... By Digital Foundry. Here's a comparision chart with current gen PS4 model (base)
|PlayStation 5||PlayStation 4|
|CPU||8x Zen 2 Cores at 3.5GHz (variable frequency)||8x Jaguar Cores at 1.6GHz|
|GPU||10.28 TFLOPs, 36 CUs at 2.23GHz (variable frequency)||1.84 TFLOPs, 18 CUs at 800MHz|
|GPU Architecture||Custom RDNA 2||Custom GCN|
|Memory/Interface||16GB GDDR6/256-bit||8GB GDDR5/256-bit|
|Internal Storage||Custom 825GB SSD||500GB HDD|
|IO Throughput||5.5GB/s (Raw), Typical 8-9GB/s (Compressed)||Approx 50-100MB/s (dependent on data location on HDD)|
|Expandable Storage||NVMe SSD Slot||Replaceable internal HDD|
|External Storage||USB HDD Support||USB HDD Support|
|Optical Drive||4K UHD Blu-ray Drive||Blu-ray Drive|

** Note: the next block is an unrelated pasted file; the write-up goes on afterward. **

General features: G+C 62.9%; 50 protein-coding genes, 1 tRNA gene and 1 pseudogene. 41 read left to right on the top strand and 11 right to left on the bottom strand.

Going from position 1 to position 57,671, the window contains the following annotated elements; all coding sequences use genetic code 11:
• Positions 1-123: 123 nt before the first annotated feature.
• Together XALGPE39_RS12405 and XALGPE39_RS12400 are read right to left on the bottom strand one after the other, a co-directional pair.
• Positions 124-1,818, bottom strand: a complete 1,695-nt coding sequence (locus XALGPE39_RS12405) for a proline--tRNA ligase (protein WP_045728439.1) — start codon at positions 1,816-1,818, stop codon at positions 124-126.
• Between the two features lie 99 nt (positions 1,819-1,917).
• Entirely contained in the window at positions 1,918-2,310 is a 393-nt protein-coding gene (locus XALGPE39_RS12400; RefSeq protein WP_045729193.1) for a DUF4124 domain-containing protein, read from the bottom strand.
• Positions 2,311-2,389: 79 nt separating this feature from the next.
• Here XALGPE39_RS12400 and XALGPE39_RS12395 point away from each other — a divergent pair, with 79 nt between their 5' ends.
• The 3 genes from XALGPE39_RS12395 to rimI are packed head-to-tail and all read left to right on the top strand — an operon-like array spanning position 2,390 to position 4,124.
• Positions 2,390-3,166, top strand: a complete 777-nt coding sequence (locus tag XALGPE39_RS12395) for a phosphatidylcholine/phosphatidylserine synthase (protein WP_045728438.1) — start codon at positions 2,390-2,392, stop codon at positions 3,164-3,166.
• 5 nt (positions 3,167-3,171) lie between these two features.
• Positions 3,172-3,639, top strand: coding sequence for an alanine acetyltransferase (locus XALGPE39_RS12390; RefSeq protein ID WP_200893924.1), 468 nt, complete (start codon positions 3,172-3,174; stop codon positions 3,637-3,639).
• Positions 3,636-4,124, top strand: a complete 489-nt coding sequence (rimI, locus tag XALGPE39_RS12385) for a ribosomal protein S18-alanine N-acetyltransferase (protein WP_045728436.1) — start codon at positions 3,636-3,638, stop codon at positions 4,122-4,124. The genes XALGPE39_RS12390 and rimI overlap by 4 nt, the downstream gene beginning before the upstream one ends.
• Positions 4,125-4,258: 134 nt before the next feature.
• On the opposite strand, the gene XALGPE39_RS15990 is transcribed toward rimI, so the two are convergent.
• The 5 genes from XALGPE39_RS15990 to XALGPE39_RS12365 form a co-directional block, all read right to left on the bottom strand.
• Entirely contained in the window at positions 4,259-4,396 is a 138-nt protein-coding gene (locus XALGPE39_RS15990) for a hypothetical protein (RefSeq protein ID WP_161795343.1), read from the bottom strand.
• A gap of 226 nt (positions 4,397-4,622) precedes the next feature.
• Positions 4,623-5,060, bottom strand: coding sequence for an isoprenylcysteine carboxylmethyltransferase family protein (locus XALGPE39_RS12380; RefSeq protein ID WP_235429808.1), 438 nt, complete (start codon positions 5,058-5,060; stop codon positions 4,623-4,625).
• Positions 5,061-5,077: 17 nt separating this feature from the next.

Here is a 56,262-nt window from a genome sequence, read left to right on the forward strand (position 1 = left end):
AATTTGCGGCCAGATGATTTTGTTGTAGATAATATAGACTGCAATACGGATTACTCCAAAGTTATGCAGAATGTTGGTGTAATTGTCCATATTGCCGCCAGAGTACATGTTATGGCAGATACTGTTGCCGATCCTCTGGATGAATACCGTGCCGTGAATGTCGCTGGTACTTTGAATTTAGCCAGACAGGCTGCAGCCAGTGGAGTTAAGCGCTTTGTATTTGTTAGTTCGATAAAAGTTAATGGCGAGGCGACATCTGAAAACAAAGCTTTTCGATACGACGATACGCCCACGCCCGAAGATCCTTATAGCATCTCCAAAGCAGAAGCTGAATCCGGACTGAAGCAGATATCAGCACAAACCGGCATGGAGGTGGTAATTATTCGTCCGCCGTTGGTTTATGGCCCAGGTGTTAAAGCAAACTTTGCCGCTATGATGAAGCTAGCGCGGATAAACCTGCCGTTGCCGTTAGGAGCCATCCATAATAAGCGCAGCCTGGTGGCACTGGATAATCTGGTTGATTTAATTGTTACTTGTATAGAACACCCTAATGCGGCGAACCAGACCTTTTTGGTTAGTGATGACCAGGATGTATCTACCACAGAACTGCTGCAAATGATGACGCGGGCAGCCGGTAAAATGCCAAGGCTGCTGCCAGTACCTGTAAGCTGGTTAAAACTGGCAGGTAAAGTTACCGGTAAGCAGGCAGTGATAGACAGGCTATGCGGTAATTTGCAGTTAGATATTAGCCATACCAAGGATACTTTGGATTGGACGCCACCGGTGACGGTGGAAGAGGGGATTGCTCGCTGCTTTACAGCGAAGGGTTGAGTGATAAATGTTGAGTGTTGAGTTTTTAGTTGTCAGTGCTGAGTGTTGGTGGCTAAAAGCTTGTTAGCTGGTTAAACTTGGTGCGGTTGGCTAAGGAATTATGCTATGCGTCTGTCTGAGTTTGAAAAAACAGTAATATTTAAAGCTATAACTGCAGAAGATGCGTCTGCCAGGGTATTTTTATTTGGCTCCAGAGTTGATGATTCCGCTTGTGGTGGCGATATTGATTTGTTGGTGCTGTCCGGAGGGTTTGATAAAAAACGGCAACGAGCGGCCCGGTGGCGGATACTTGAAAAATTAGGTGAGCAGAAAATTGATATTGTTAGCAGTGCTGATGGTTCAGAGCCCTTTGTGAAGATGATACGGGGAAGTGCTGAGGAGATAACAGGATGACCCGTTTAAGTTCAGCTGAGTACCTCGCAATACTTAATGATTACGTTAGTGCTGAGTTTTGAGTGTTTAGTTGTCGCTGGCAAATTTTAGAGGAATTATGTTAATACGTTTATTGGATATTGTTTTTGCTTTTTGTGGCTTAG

- Where Ms is focusing on holding the same frequencies no matter what, Sony will be having their PS5's manage their own frequencies based on max TPD. This means that throttling could be an issue if devs try to push the hardware too far. However, since all PS5's will react the same, games can be easily optimized to prevent this from happening.
- Sony's logic is that it's better to have less GPU cures run at higher clocks than have more cores run at lower clocks. Not sure how that may be true, although the point that managing and ordering info about to less cores is easier does seem to make some sense.
- SSD speeds seem to be higher still than those of MS's next gen console. Theoretically the whole RAM can be filled in 2 seconds, effectively erradicating loading times.
- the casing doesn't seem to have been shown yet. No word on if it looks better horizontally or vertically placed.